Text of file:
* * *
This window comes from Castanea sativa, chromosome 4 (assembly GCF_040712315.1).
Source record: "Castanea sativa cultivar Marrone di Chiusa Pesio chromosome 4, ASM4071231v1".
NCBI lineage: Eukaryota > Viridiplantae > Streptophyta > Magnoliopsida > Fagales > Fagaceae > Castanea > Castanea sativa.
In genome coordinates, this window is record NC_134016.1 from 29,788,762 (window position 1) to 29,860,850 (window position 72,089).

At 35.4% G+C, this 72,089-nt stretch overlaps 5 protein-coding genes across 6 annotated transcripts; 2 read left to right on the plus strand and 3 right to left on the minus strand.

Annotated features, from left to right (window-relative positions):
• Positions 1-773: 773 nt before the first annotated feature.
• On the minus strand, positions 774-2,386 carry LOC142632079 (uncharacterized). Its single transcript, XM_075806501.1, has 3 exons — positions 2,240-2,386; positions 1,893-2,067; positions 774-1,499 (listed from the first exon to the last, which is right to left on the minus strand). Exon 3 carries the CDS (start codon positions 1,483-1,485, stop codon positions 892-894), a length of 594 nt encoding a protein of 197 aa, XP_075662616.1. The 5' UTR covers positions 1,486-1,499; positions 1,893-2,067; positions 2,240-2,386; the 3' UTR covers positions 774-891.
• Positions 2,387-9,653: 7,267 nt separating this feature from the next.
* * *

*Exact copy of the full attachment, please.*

This window comes from Castanea sativa, chromosome 4 (assembly GCF_040712315.1).
Source record: "Castanea sativa cultivar Marrone di Chiusa Pesio chromosome 4, ASM4071231v1".
NCBI lineage: Eukaryota > Viridiplantae > Streptophyta > Magnoliopsida > Fagales > Fagaceae > Castanea > Castanea sativa.
In genome coordinates, this window is record NC_134016.1 from 29,788,762 (window position 1) to 29,860,850 (window position 72,089).

At 35.4% G+C, this 72,089-nt stretch overlaps 5 protein-coding genes across 6 annotated transcripts; 2 read left to right on the plus strand and 3 right to left on the minus strand.

Annotated features, from left to right (window-relative positions):
• Positions 1-773: 773 nt before the first annotated feature.
• On the minus strand, positions 774-2,386 carry LOC142632079 (uncharacterized). Its single transcript, XM_075806501.1, has 3 exons — positions 2,240-2,386; positions 1,893-2,067; positions 774-1,499 (listed from the first exon to the last, which is right to left on the minus strand). Exon 3 carries the CDS (start codon positions 1,483-1,485, stop codon positions 892-894), a length of 594 nt encoding a protein of 197 aa, XP_075662616.1. The 5' UTR covers positions 1,486-1,499; positions 1,893-2,067; positions 2,240-2,386; the 3' UTR covers positions 774-891.
• Positions 2,387-9,653: 7,267 nt separating this feature from the next.